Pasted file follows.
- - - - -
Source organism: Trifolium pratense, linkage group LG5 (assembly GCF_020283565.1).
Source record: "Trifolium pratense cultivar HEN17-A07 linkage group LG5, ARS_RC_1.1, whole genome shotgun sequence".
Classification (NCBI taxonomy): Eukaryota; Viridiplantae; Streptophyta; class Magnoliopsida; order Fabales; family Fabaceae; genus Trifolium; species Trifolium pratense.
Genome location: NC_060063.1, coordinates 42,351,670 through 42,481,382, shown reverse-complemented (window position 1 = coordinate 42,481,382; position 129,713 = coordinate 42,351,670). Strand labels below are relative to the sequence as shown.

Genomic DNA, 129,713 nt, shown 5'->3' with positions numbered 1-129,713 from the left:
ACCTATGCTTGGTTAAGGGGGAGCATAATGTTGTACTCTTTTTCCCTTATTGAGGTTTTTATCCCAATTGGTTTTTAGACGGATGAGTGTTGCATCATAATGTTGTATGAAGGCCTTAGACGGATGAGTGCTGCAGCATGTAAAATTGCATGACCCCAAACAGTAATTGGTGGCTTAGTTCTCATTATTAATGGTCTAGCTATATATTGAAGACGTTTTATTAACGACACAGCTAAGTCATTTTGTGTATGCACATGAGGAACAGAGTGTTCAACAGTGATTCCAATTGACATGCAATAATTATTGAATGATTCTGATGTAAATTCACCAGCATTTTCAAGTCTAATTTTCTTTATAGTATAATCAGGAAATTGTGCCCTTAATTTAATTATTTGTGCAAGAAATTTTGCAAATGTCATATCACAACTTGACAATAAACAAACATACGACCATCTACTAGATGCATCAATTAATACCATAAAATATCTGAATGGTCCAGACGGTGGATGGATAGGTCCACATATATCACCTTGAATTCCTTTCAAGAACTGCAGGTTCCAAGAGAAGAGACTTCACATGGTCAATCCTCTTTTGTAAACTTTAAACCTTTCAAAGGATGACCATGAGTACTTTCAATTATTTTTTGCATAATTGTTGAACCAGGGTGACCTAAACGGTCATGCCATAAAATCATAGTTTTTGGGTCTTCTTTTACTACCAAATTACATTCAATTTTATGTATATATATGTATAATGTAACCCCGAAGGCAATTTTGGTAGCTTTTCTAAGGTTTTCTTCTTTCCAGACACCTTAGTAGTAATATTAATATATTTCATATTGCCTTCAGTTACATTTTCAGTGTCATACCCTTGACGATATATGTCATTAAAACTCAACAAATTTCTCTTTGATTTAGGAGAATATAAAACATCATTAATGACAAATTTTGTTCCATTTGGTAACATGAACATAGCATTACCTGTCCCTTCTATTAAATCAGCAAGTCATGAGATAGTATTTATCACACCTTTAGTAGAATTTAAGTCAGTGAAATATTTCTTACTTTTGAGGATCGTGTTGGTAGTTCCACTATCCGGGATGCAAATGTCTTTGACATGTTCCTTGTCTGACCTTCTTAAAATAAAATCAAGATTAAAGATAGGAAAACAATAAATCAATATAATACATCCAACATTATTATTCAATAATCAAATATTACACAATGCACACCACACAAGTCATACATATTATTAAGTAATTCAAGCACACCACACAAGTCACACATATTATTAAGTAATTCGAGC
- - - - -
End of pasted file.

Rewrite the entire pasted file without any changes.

Source organism: Trifolium pratense, linkage group LG5 (assembly GCF_020283565.1).
Source record: "Trifolium pratense cultivar HEN17-A07 linkage group LG5, ARS_RC_1.1, whole genome shotgun sequence".
Classification (NCBI taxonomy): Eukaryota; Viridiplantae; Streptophyta; class Magnoliopsida; order Fabales; family Fabaceae; genus Trifolium; species Trifolium pratense.
Genome location: NC_060063.1, coordinates 42,351,670 through 42,481,382, shown reverse-complemented (window position 1 = coordinate 42,481,382; position 129,713 = coordinate 42,351,670). Strand labels below are relative to the sequence as shown.

Genomic DNA, 129,713 nt, shown 5'->3' with positions numbered 1-129,713 from the left:
ACCTATGCTTGGTTAAGGGGGAGCATAATGTTGTACTCTTTTTCCCTTATTGAGGTTTTTATCCCAATTGGTTTTTAGACGGATGAGTGTTGCATCATAATGTTGTATGAAGGCCTTAGACGGATGAGTGCTGCAGCATGTAAAATTGCATGACCCCAAACAGTAATTGGTGGCTTAGTTCTCATTATTAATGGTCTAGCTATATATTGAAGACGTTTTATTAACGACACAGCTAAGTCATTTTGTGTATGCACATGAGGAACAGAGTGTTCAACAGTGATTCCAATTGACATGCAATAATTATTGAATGATTCTGATGTAAATTCACCAGCATTTTCAAGTCTAATTTTCTTTATAGTATAATCAGGAAATTGTGCCCTTAATTTAATTATTTGTGCAAGAAATTTTGCAAATGTCATATCACAACTTGACAATAAACAAACATACGACCATCTACTAGATGCATCAATTAATACCATAAAATATCTGAATGGTCCAGACGGTGGATGGATAGGTCCACATATATCACCTTGAATTCCTTTCAAGAACTGCAGGTTCCAAGAGAAGAGACTTCACATGGTCAATCCTCTTTTGTAAACTTTAAACCTTTCAAAGGATGACCATGAGTACTTTCAATTATTTTTTGCATAATTGTTGAACCAGGGTGACCTAAACGGTCATGCCATAAAATCATAGTTTTTGGGTCTTCTTTTACTACCAAATTACATTCAATTTTATGTATATATATGTATAATGTAACCCCGAAGGCAATTTTGGTAGCTTTTCTAAGGTTTTCTTCTTTCCAGACACCTTAGTAGTAATATTAATATATTTCATATTGCCTTCAGTTACATTTTCAGTGTCATACCCTTGACGATATATGTCATTAAAACTCAACAAATTTCTCTTTGATTTAGGAGAATATAAAACATCATTAATGACAAATTTTGTTCCATTTGGTAACATGAACATAGCATTACCTGTCCCTTCTATTAAATCAGCAAGTCATGAGATAGTATTTATCACACCTTTAGTAGAATTTAAGTCAGTGAAATATTTCTTACTTTTGAGGATCGTGTTGGTAGTTCCACTATCCGGGATGCAAATGTCTTTGACATGTTCCTTGTCTGACCTTCTTAAAATAAAATCAAGATTAAAGATAGGAAAACAATAAATCAATATAATACATCCAACATTATTATTCAATAATCAAATATTACACAATGCACACCACACAAGTCATACATATTATTAAGTAATTCAAGCACACCACACAAGTCACACATATTATTAAGTAATTCGAGC